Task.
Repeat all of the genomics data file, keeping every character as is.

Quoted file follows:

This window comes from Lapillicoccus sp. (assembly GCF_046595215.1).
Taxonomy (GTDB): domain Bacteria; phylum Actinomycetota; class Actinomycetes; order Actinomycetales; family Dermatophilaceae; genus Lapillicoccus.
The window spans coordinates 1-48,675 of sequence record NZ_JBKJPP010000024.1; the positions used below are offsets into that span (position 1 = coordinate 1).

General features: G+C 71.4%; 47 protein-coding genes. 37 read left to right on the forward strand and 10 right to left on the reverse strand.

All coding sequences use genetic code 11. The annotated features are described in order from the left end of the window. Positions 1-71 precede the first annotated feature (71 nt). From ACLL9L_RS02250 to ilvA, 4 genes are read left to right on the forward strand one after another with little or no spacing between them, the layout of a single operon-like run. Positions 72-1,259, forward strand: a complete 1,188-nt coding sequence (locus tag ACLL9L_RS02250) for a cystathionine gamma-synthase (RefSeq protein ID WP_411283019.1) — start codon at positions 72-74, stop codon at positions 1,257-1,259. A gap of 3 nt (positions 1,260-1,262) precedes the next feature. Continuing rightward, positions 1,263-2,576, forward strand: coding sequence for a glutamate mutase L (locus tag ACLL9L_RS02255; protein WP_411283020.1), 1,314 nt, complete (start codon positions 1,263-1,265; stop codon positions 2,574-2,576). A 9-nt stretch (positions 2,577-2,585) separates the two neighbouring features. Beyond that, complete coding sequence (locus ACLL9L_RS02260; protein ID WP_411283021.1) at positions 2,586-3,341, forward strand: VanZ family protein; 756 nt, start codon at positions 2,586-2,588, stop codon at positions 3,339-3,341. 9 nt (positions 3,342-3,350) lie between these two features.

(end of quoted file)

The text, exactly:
This window comes from Lapillicoccus sp. (assembly GCF_046595215.1).
Taxonomy (GTDB): domain Bacteria; phylum Actinomycetota; class Actinomycetes; order Actinomycetales; family Dermatophilaceae; genus Lapillicoccus.
The window spans coordinates 1-48,675 of sequence record NZ_JBKJPP010000024.1; the positions used below are offsets into that span (position 1 = coordinate 1).

General features: G+C 71.4%; 47 protein-coding genes. 37 read left to right on the forward strand and 10 right to left on the reverse strand.

All coding sequences use genetic code 11. The annotated features are described in order from the left end of the window. Positions 1-71 precede the first annotated feature (71 nt). From ACLL9L_RS02250 to ilvA, 4 genes are read left to right on the forward strand one after another with little or no spacing between them, the layout of a single operon-like run. Positions 72-1,259, forward strand: a complete 1,188-nt coding sequence (locus tag ACLL9L_RS02250) for a cystathionine gamma-synthase (RefSeq protein ID WP_411283019.1) — start codon at positions 72-74, stop codon at positions 1,257-1,259. A gap of 3 nt (positions 1,260-1,262) precedes the next feature. Continuing rightward, positions 1,263-2,576, forward strand: coding sequence for a glutamate mutase L (locus tag ACLL9L_RS02255; protein WP_411283020.1), 1,314 nt, complete (start codon positions 1,263-1,265; stop codon positions 2,574-2,576). A 9-nt stretch (positions 2,577-2,585) separates the two neighbouring features. Beyond that, complete coding sequence (locus ACLL9L_RS02260; protein ID WP_411283021.1) at positions 2,586-3,341, forward strand: VanZ family protein; 756 nt, start codon at positions 2,586-2,588, stop codon at positions 3,339-3,341. 9 nt (positions 3,342-3,350) lie between these two features.